Some Of The Most Iconic Watch Bracelets Ever Made January 6, 2021 – Posted in: Watch Stuff, Watch Strap Stuff – Tags: Rolex, Omega, Breitling
If you’re a fan of changing up the straps and bracelets of your watch, you know what a difference it makes to the overall design of the timepiece. In fact, there are watch bracelet designs that are so distinctive that they’re as recognizable as the watch models themselves. And we’ve rounded them up right here for you with a handful of some of the most iconic watch bracelets ever made.
Aside from making the world’s most desirable watches, there are also several iconic Rolex bracelet types, notably, the Oyster, Jubilee, and President bracelets.
Introduced in the late 1930s and patented the following decade, the Rolex Oyster bracelet is the brand’s most ubiquitous, available in a range of materials and across nearly all Rolex collections. It is characterized by flat links in a three-piece configuration and adds a sporty touch to any watch.
On the other hand, the Rolex Jubilee bracelet is the dressier option, featuring semi-circular links in a five-link formation. The Jubilee bracelet made its debut in 1945 on the then-new Datejust watch and continues to be the classic choice for that particular model.
Finally, the Rolex President bracelet is the most luxurious option, only offered by Rolex in solid gold or platinum and exclusively available with Day-Date watches and select Lady-Datejust watches. The bracelet features semi-circular links in a three-piece arrangement and it’s such an integral part of the watch’s design that it’s partly responsible for the Day-Date watch being commonly referred to as the “President” or “Presidential” watch.
Breitling is yet another brand that takes great pride in its iconic watch bracelets, including the Professional, Pilot, and Navitimer bracelets.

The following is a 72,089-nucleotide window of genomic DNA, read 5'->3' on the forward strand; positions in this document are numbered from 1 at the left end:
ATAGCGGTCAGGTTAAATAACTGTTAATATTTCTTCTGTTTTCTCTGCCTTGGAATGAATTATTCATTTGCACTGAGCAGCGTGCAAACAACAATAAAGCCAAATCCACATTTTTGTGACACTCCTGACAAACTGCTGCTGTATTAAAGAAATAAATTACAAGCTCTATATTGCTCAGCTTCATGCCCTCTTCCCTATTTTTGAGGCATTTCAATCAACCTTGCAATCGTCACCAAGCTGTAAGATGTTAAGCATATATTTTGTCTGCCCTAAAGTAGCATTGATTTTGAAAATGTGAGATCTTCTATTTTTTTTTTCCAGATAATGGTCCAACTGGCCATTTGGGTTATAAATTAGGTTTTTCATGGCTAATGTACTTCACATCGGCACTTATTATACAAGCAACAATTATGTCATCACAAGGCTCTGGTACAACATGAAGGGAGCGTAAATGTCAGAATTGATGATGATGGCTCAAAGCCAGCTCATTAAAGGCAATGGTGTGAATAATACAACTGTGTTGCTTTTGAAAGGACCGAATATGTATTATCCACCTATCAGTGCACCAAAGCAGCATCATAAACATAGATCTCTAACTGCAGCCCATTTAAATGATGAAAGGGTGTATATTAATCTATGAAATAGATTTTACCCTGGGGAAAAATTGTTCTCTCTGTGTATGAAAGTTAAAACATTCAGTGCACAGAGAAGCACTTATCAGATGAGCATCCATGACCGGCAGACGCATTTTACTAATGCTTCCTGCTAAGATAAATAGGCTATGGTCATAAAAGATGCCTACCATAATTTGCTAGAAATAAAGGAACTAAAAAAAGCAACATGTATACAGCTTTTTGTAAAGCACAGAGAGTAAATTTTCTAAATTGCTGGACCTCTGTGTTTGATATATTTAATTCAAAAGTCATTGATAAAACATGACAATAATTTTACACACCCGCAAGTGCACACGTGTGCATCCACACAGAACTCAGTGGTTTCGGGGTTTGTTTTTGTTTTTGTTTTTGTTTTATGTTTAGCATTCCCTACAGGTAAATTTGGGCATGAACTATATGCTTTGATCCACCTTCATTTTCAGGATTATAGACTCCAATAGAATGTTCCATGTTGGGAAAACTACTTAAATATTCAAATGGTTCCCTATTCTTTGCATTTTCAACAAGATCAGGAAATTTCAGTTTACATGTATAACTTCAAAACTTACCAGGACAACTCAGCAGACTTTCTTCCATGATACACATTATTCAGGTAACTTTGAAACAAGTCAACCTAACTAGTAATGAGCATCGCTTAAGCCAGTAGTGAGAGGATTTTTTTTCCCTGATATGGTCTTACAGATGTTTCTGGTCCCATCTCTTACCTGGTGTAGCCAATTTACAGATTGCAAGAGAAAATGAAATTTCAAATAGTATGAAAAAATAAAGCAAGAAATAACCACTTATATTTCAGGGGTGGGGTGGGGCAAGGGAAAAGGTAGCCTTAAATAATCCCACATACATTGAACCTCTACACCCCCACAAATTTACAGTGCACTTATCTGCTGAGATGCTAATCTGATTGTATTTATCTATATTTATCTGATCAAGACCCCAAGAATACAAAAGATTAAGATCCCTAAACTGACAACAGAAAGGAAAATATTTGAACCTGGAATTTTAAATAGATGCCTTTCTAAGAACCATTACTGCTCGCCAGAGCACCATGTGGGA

While all Breitling Professional bracelets are three-link style bracelets, there have been several iterations over the years. The original Professional had straight links but it was eventually replaced by the Professional II bracelet in the mid-2000s, which had slanted links. The Professional III bracelet followed in the early-2010s, which retained the slanted links but the center links are now wider than the outer ones.
Breitling debuted the now-beloved Pilot Bracelet in the early 1990s, featuring five rows of slanted links. The three inner links of the Breitling Pilot bracelet are slightly thinner than the two outer rows and the whole bracelet is built using 120 components.
Whilst the Navitimer watch came with the option of the Pilot bracelet for a handful of years, Breitling decided to up the ante with the Navitimer bracelet. Although the Navitimer bracelet also has slanted links like the Pilot bracelet, it has seven rows rather than five. Furthermore, Breitling uses 170 parts to construct the band, resulting in a handsome and exceedingly supple steel watch bracelet.
Throughout the course of its history, Omega has also produced some eye-catching bracelets for specific watches.
Take the Speedmaster bracelet, for instance, associated with Omega’s famed chronograph collection. Although there have been many variations on this particular watch band, generally speaking, the Omega Speedmaster style bracelet contains three rows of links, where the center links are wider than the outer ones.